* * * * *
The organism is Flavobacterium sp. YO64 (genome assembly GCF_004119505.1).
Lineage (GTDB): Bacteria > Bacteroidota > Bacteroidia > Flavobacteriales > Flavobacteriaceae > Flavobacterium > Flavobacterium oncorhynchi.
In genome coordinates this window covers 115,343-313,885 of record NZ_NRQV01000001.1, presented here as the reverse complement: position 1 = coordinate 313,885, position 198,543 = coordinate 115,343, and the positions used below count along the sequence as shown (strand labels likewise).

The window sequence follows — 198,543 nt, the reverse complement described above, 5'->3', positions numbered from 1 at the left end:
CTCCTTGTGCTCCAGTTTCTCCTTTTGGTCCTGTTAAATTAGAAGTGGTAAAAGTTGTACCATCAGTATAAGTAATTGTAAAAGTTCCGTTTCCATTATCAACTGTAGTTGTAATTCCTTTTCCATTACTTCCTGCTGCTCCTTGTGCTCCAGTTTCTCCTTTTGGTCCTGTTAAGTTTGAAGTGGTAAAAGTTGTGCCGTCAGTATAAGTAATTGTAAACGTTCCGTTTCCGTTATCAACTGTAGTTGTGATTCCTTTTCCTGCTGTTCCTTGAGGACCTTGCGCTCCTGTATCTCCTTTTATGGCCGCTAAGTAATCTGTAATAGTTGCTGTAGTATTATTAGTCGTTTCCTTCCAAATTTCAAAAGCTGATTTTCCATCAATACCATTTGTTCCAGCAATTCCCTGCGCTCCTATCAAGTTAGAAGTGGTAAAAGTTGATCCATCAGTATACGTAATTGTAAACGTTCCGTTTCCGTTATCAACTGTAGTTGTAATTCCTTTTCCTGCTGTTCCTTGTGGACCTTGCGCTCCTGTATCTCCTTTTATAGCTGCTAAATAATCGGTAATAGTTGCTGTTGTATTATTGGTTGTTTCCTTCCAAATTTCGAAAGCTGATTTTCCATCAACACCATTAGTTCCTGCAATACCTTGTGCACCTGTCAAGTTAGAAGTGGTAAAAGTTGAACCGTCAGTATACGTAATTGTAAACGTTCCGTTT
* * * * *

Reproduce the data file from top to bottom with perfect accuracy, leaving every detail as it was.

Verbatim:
The organism is Flavobacterium sp. YO64 (genome assembly GCF_004119505.1).
Lineage (GTDB): Bacteria > Bacteroidota > Bacteroidia > Flavobacteriales > Flavobacteriaceae > Flavobacterium > Flavobacterium oncorhynchi.
In genome coordinates this window covers 115,343-313,885 of record NZ_NRQV01000001.1, presented here as the reverse complement: position 1 = coordinate 313,885, position 198,543 = coordinate 115,343, and the positions used below count along the sequence as shown (strand labels likewise).

The window sequence follows — 198,543 nt, the reverse complement described above, 5'->3', positions numbered from 1 at the left end:
CTCCTTGTGCTCCAGTTTCTCCTTTTGGTCCTGTTAAATTAGAAGTGGTAAAAGTTGTACCATCAGTATAAGTAATTGTAAAAGTTCCGTTTCCATTATCAACTGTAGTTGTAATTCCTTTTCCATTACTTCCTGCTGCTCCTTGTGCTCCAGTTTCTCCTTTTGGTCCTGTTAAGTTTGAAGTGGTAAAAGTTGTGCCGTCAGTATAAGTAATTGTAAACGTTCCGTTTCCGTTATCAACTGTAGTTGTGATTCCTTTTCCTGCTGTTCCTTGAGGACCTTGCGCTCCTGTATCTCCTTTTATGGCCGCTAAGTAATCTGTAATAGTTGCTGTAGTATTATTAGTCGTTTCCTTCCAAATTTCAAAAGCTGATTTTCCATCAATACCATTTGTTCCAGCAATTCCCTGCGCTCCTATCAAGTTAGAAGTGGTAAAAGTTGATCCATCAGTATACGTAATTGTAAACGTTCCGTTTCCGTTATCAACTGTAGTTGTAATTCCTTTTCCTGCTGTTCCTTGTGGACCTTGCGCTCCTGTATCTCCTTTTATAGCTGCTAAATAATCGGTAATAGTTGCTGTTGTATTATTGGTTGTTTCCTTCCAAATTTCGAAAGCTGATTTTCCATCAACACCATTAGTTCCTGCAATACCTTGTGCACCTGTCAAGTTAGAAGTGGTAAAAGTTGAACCGTCAGTATACGTAATTGTAAACGTTCCGTTT